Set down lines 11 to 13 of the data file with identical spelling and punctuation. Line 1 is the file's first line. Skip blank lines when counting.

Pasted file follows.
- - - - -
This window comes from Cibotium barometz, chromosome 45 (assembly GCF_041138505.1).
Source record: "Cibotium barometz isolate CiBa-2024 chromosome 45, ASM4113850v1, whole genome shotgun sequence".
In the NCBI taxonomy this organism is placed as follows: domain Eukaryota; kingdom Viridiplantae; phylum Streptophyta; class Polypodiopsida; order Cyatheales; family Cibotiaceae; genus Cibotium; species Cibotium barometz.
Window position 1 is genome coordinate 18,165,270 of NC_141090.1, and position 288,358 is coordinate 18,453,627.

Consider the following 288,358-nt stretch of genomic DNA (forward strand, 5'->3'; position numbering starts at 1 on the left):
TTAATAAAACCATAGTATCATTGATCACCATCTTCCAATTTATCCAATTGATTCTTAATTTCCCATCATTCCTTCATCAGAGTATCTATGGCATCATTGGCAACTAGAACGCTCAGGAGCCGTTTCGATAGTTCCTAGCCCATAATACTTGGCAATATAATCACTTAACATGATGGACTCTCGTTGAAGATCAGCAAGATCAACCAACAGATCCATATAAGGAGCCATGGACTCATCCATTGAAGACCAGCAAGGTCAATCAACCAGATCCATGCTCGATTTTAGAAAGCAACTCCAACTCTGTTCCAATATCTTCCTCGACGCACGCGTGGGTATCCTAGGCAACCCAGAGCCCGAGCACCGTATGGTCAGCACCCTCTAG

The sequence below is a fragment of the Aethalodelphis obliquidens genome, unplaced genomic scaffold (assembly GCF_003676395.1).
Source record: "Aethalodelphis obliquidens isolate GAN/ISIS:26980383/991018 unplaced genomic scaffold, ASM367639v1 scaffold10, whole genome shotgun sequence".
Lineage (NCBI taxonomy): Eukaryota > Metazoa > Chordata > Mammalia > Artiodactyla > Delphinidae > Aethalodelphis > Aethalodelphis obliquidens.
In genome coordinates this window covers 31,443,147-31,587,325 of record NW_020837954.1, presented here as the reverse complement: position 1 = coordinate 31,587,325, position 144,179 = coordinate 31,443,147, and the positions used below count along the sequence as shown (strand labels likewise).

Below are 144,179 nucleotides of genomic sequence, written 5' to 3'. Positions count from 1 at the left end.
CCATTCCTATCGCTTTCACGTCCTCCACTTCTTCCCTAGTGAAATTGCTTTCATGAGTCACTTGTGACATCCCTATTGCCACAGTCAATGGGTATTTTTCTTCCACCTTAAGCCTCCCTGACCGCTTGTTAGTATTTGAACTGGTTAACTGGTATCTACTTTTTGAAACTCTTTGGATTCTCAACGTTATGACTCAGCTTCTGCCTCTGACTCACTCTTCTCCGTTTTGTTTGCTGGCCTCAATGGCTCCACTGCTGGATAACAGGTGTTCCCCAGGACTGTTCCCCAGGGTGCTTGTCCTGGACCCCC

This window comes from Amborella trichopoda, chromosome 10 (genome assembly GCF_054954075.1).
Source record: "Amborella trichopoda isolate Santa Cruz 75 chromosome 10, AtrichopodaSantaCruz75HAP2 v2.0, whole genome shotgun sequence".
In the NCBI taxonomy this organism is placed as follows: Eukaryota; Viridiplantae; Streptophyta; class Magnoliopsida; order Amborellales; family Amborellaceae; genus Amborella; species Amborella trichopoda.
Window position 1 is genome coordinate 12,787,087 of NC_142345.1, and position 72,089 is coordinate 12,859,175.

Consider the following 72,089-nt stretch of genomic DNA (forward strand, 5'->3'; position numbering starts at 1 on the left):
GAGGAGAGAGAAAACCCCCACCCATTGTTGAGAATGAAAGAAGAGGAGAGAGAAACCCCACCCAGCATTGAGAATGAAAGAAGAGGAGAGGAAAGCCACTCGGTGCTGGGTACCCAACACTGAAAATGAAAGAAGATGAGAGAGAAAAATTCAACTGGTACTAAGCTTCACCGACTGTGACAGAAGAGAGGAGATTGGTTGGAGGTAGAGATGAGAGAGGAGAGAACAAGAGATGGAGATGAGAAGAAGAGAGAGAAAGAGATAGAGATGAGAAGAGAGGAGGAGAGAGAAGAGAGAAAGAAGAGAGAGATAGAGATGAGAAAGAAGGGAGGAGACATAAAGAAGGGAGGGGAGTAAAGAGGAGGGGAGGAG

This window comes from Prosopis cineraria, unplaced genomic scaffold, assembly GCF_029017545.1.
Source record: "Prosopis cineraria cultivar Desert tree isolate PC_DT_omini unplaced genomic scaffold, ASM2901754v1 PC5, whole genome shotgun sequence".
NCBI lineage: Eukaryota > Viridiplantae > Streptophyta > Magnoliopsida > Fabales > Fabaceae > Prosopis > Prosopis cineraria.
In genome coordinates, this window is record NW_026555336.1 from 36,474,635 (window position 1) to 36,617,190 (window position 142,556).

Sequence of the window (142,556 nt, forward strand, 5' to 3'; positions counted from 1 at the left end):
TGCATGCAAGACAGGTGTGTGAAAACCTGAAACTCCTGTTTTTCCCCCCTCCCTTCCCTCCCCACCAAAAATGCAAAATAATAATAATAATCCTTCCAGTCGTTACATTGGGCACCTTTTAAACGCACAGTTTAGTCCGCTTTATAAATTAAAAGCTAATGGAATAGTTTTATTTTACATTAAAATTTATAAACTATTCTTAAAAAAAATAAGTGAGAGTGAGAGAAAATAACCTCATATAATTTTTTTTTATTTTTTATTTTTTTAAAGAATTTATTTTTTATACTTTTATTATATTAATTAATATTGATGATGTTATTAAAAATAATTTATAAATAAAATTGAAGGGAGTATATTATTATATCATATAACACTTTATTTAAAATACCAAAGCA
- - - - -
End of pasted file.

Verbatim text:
Below are 144,179 nucleotides of genomic sequence, written 5' to 3'. Positions count from 1 at the left end.
CCATTCCTATCGCTTTCACGTCCTCCACTTCTTCCCTAGTGAAATTGCTTTCATGAGTCACTTGTGACATCCCTATTGCCACAGTCAATGGGTATTTTTCTTCCACCTTAAGCCTCCCTGACCGCTTGTTAGTATTTGAACTGGTTAACTGGTATCTACTTTTTGAAACTCTTTGGATTCTCAACGTTATGACTCAGCTTCTGCCTCTGACTCACTCTTCTCCGTTTTGTTTGCTGGCCTCAATGGCTCCACTGCTGGATAACAGGTGTTCCCCAGGACTGTTCCCCAGGGTGCTTGTCCTGGACCCCC

This window comes from Amborella trichopoda, chromosome 10 (genome assembly GCF_054954075.1).